We often hear ‘My groundsman is a bona-fide sub-contractor, so I don’t need Employers’ Liability Insurance’. These days everybody should know that it is extremely unlikely that a groundsman or even a climber is a bona-fide sub-contractor.
Note the caveat – ‘extremely unlikely’. The reason for this cautionary note is the original law and guidance relating to Employers’ Liability Insurance and ‘labour-only sub-contractors’ is somewhat dated. Additionally, the labour market has evolved, with the gig economy and various court rulings all making it harder to give clear answers. This has all added to the confusion about whether somebody is a bona-fide sub-contractor or labour-only sub-contractor (often know as a subbie).
It is important to make it clear that there is NO cast iron criteria that puts somebody into a particular category. This article is meant as a discussion piece, NOT legal advice. You must take advice from an expert lawyer, and I have no doubt that even this will be littered with various caveats. Furthermore, the supreme court has made rulings about Uber drivers and Pimlico Plumbers, which have moved thousands of self-employed contractors to ‘worker’ status with paid holidays and pensions. This has further shifted the definition of what is a sub-contractor is.
What is a bona-fide sub-contractor then?
Well, it’s difficult to be exact. It is easier to give a specific example of when somebody ‘might’ be a bona-fide sub-contractor:
Let’s say you get a groundworks contractor in to clear some earth in a field. They have their own very expensive plant, a JCB which you do not know how to use. They have quoted you a rate for the job and not an hourly or daily rate. They are working for profit and reward. Your only involvement is to unlock the gate to the field. They have their own safety procedures, insurance, work under their own steam and without your supervision or input. They won’t be working under your instruction as they are very much the expert in this area. In this example, it is likely the contractor will be deemed to be a ‘bona-fide sub-contractor’.
Importantly, whilst having their own insurance is one of the requirements of a bona-fide sub-contractor, having this cover does NOT alone make a contractor bona-fide. Many people wrongly try to cling on to this as a reason to avoid having Employers’ Liability Insurance. We too often hear the incorrect assumption, ‘I don’t need Employers’ Liability Insurance as they have got their own insurance’.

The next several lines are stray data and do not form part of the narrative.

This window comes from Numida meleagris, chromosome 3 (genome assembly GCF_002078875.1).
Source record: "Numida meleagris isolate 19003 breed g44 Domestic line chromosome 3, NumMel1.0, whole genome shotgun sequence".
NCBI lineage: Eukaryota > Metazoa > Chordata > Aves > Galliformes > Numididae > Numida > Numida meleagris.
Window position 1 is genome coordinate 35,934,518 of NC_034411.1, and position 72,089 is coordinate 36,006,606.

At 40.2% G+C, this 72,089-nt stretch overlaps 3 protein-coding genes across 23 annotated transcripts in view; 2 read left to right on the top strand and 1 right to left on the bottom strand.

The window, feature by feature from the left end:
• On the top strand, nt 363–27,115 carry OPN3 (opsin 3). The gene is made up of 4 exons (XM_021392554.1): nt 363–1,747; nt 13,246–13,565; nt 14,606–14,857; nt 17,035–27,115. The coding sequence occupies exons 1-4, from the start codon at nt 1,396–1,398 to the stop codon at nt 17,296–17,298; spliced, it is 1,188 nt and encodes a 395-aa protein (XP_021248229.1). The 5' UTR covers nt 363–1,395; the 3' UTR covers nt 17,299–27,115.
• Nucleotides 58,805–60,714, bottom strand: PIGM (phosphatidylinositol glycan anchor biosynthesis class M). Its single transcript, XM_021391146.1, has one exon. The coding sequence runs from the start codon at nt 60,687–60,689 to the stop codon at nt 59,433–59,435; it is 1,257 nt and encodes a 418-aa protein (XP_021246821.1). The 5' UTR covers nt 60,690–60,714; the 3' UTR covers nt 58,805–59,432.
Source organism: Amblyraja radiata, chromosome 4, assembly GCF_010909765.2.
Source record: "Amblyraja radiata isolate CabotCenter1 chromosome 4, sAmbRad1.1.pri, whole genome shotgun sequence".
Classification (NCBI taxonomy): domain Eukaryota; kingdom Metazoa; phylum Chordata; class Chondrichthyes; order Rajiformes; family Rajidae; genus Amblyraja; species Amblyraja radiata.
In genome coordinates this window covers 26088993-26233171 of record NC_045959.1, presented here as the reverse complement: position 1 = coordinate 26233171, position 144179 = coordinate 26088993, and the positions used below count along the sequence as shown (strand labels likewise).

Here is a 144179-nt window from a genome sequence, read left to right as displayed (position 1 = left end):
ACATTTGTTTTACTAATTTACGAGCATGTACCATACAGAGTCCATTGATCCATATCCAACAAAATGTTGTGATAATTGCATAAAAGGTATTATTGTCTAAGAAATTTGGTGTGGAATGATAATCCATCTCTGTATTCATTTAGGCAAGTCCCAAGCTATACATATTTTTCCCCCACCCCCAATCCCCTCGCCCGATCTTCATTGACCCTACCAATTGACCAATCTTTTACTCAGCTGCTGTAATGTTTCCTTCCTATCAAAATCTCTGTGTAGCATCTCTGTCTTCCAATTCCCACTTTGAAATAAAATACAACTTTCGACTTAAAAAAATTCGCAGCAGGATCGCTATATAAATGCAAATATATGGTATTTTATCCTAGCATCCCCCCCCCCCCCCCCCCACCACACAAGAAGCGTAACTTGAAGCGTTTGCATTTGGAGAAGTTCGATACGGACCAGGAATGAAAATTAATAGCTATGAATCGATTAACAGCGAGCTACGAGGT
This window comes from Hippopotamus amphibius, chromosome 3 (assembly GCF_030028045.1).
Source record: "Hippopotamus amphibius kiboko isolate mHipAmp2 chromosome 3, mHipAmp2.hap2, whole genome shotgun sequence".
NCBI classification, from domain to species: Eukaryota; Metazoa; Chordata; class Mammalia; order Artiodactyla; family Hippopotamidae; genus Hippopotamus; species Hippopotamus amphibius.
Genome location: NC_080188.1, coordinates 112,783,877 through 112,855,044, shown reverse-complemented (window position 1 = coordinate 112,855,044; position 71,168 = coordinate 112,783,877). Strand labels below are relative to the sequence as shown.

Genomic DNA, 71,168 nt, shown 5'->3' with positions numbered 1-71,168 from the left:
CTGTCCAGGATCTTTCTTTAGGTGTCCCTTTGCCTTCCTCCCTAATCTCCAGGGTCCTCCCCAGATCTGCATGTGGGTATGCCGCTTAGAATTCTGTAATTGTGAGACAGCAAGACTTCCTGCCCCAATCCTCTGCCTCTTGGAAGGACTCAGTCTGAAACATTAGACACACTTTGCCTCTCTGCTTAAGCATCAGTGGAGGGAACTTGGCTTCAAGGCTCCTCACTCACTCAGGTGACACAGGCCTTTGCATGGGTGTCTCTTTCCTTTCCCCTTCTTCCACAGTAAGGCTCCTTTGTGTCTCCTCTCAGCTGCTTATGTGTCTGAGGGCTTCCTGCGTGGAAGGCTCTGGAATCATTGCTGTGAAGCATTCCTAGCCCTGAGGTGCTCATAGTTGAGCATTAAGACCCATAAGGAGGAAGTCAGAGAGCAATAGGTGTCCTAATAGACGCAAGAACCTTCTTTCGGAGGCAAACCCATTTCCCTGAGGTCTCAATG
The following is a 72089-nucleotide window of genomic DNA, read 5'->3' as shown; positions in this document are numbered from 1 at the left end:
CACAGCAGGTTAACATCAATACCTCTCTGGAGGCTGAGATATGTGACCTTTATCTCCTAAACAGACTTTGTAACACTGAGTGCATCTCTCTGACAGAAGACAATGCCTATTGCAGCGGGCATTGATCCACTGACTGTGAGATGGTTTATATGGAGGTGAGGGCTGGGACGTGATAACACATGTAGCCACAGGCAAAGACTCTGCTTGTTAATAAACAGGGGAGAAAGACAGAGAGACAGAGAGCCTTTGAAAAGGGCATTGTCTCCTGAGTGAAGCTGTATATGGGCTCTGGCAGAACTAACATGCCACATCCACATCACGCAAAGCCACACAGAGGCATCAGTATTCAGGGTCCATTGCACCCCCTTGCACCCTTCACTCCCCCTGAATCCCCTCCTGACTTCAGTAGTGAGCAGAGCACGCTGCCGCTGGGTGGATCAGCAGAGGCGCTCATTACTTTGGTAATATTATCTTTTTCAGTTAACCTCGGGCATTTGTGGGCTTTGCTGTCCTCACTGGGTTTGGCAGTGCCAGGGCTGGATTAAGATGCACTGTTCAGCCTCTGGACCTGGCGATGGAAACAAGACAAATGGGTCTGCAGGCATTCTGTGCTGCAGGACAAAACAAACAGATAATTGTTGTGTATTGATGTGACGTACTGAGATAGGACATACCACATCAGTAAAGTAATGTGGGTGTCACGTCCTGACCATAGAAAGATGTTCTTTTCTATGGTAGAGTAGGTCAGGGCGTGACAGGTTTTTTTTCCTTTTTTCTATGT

What is a labour-only sub-contractor?
Firstly, in the eyes of insurance law, they are deemed to be an employee. In practice, again it is difficult to give an exact definition, but here’s an example to help:
You hire a self-employed groundsman or climber to assist you and pay him a day rate – effectively wages as if he was an employee. You tell him what time to start and the way you are planning to tackle the job. You are instructing them, just by saying ‘start at 8am’ ‘lunch at 12pm’ etc. Clearly you are in charge and as such you are likely to be responsible for their health and safety. They will ‘probably’ be deemed to be a labour-only sub-contractor. You are very unlikely to have a bona-fide sub-contractor relationship with any climber or groundsman. If you use labour-only sub-contractors, then with very few exceptions the law requires you to have Employers’ Liability Insurance.
Another important point is that if a subbie uses their own equipment, they are probably still a labour-only sub-contractor. Court judgements have clearly supported this – look at the Uber rulings and they use their own cars.
You need to be aware that these are examples only and you MUST take legal advice. I discussed this once with an insurance lawyer and I asked if there was a cast iron way of telling if somebody was indeed a bona-fide sub-contractor or labour-only subbie. ‘Yes’, he said. ‘Wait until they injure themselves and see if they can sue you!’
As mentioned, the Supreme Court has made a series of rulings which have moved contractors’ status, so if you took legal advice five years ago it may well be out of date. From a cautionary position, the best way to approach this is if you are in any doubt, assume contractors are ‘labour-only’. Yes, this means that your business insurance may cost more, but is likely to be substantially less than the legal fees of getting a cast iron legal opinion. Importantly, along with having the correct insurance, sub-contractors’ status can have a huge impact on Health & Safety procedures and responsibilities. This is an equally important issue, and I will refer you to the HSE guidance as it’s beyond the scope of this piece.